Examining Michael Bradley’s move to Roma; what it means

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The news came as little surprise Sunday; Michael Bradley, easily the top man among the current U.S. central midfield mix, completed his $4.5 million transfer to Roma. Here’s what the move means:

A great place to be

Bradley now finds himself in a great spot. Roma isn’t one of the big Italian hoagies, but it’s not far. Call it a good sized Italian beef sandwich. The last five years Roma has finished 7th, 6th, 2nd, 6th and 2nd. That’s damn solid Serie A work.

Roma performs at the Stadio Olimpico, Italy’s second largest venue with a capacity of 72,000, second Italian fiddle only the fabled San Siro. So it’s an ambitious club, not blessed with the history or resources of AC Milan, Juventus, etc., but hardly miles behind.

In the sweet spot, career-wise

Having signed a four-year deal, the 24-year-old is in a great spot, career-wise. He’ll be 27 going into the next important transfer window in 2015 (with a year left on his deal, a.k.a. the sell-off zone). If the U.S. midfielder keeps developing and does his part to assist the Giallorossi cause (no reason to believe he won’t), Bradley’s next move would be to a true European heavyweight. Consider that Clint Dempsey got himself into a similar position – but at age 29. Two years younger would look even more attractive.

Impact on the U.S. national team scene

Bradley excelled in 2011-12 Serie A matters at smaller Chievo, and his body of work with the U.S. national team is Exhibit A of his steady improvement. A year ago Bradley was a solid international caliber midfielder and a steady contributor to the U.S. program (and finally, mercifully, shutting up the last holdouts among the know-nothing nepotism set, who claimed his U.S. spot was all about his father being the coach).

In the year since, Bradley has kicked it all up a notch. A big notch. He’s an essential wheel in the U.S. midfield machine, versatile enough to hold any role, capable in some, a difference-maker and game-breaker in others. He’s the team’s best passer, a steady scorer out of midfield, a highly professional leader and probably the most important U.S. man this side of Tim Howard and perhaps Clint Dempsey.

Point is, his move to Roma will only enhance the product in a U.S. shirt. Being surrounded by better players at Roma should allow Bradley to add further polish and a layer of steely sophistication that he might not have reached in Verona. Plus, Roma may not be AC or Inter in terms of European accomplishment, but it’s no stranger to Champions League play. He’s got a chance to learn on (and potentially shine on) a bigger European element – and that’s yet another level of development now within reach.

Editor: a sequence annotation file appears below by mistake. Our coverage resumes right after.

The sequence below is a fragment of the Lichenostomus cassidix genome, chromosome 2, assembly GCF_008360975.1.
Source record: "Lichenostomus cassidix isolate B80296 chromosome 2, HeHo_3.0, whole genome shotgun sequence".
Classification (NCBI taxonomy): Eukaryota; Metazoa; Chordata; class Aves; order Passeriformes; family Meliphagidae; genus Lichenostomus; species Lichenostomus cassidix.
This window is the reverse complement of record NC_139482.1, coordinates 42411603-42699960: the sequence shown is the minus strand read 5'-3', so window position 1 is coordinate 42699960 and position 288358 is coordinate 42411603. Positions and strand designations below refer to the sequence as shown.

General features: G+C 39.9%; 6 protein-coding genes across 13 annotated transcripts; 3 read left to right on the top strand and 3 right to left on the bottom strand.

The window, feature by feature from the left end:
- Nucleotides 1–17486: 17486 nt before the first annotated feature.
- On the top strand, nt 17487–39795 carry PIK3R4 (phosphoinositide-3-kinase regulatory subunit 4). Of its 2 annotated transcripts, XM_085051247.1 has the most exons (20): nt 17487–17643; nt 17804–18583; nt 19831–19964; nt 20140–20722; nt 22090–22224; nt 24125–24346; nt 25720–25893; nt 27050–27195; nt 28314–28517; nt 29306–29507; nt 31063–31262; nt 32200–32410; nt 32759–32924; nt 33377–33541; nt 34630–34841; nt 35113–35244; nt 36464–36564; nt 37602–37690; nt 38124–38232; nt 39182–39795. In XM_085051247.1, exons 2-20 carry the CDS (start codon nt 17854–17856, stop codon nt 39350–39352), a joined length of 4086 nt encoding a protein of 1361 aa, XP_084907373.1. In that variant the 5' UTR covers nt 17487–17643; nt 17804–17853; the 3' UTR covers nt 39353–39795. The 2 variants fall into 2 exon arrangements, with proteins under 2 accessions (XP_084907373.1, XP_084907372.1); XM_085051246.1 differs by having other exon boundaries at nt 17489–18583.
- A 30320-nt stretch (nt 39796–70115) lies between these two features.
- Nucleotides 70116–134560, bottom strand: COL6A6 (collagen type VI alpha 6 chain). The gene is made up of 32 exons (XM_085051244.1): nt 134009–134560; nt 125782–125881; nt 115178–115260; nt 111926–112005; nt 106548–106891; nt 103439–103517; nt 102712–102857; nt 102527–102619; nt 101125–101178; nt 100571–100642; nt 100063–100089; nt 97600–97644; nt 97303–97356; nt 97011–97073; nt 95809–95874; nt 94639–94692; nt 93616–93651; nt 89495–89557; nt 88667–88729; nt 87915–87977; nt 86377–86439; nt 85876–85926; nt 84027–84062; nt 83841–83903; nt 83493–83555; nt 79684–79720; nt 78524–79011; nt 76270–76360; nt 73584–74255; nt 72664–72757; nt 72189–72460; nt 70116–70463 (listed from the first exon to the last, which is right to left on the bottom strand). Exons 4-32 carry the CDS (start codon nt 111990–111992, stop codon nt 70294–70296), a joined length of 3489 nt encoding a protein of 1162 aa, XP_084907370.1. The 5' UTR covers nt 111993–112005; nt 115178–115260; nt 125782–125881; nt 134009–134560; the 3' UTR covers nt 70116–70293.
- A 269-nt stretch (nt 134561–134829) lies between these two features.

I hope to have a little more later today on Bradley’s transfer price, and what it means to another U.S. international who would like to be on the move. 

Aguero involved in clash with Wigan fan after FA Cupset

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MANCHESTER, England (AP) Sergio Aguero was involved in a confrontation with a Wigan fan as ugly scenes marred the end of the third-division side’s shock FA Cup win over Manchester City on Monday.

[ MORE: Wigan shock Man City, the world and themselves ]

Fans spilled on to the pitch at DW Stadium as the host celebrated its 1-0 fifth-round win against the runaway English Premier League leader.

Supporters from both clubs were involved in disturbances, while television pictures appeared to show a home supporter and striker Aguero involved in a physical exchange.

Aguero appeared to hit the supporter after the fan said something to the player, and Aguero had to be held back by his City teammates.

[ MORE: Money from Wembley replay “will support Rochdale for 2 or 3 years” ]

Advertising hoardings were also ripped out and thrown as a pitch invasion by Wigan fans got out of hand while the defeated City players were being escorted off the pitch.

Footage also appeared to show objects, including an advertising board, being thrown at police officers by fans in the City end.

Wigan shock themselves: “Not sure how it feels, hasn’t sunk in yet”

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Wigan Athletic didn’t just shock Manchester City with their FA Cup fifth-round slaying of the runaway Premier League leaders; nor did they merely shock the rest of the footballing world; they also shocked themselves into disbelief, according to defender Dan Burn.

[ MORE: Goodbye, quadruple! Wigan bounce 10-man City from FA Cup ]

Speaking following Monday’s triumph over Pep Guardiola‘s quadruple-chasing side at the DW Stadium, Burn admitted he himself didn’t know what to make of the night that would undoubtedly highlight and change his own professional career — quotes from the BBC:

“Not sure how it feels, hasn’t sunk in yet. It was a really tough game. The belief was always there. We’ve got Will Grigg, who does what he keeps doing.